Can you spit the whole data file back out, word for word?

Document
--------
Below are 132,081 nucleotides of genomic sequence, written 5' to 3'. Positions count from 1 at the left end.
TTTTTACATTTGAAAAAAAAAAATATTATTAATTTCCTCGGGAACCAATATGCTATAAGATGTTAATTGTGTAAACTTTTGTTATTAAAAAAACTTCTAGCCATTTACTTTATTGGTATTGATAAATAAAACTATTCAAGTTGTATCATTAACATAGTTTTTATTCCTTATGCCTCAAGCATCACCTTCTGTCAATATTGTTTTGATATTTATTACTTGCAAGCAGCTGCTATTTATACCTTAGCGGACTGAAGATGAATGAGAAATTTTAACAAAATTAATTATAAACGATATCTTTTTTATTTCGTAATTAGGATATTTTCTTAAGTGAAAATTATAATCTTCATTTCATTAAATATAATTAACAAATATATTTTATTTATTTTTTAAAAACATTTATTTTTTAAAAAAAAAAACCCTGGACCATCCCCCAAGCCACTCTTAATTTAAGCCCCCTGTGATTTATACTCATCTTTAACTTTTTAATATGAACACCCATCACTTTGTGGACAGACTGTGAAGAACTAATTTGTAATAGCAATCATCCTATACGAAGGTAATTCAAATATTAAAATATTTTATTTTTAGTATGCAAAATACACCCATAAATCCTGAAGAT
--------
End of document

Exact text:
Below are 132,081 nucleotides of genomic sequence, written 5' to 3'. Positions count from 1 at the left end.
TTTTTACATTTGAAAAAAAAAAATATTATTAATTTCCTCGGGAACCAATATGCTATAAGATGTTAATTGTGTAAACTTTTGTTATTAAAAAAACTTCTAGCCATTTACTTTATTGGTATTGATAAATAAAACTATTCAAGTTGTATCATTAACATAGTTTTTATTCCTTATGCCTCAAGCATCACCTTCTGTCAATATTGTTTTGATATTTATTACTTGCAAGCAGCTGCTATTTATACCTTAGCGGACTGAAGATGAATGAGAAATTTTAACAAAATTAATTATAAACGATATCTTTTTTATTTCGTAATTAGGATATTTTCTTAAGTGAAAATTATAATCTTCATTTCATTAAATATAATTAACAAATATATTTTATTTATTTTTTAAAAACATTTATTTTTTAAAAAAAAAAACCCTGGACCATCCCCCAAGCCACTCTTAATTTAAGCCCCCTGTGATTTATACTCATCTTTAACTTTTTAATATGAACACCCATCACTTTGTGGACAGACTGTGAAGAACTAATTTGTAATAGCAATCATCCTATACGAAGGTAATTCAAATATTAAAATATTTTATTTTTAGTATGCAAAATACACCCATAAATCCTGAAGAT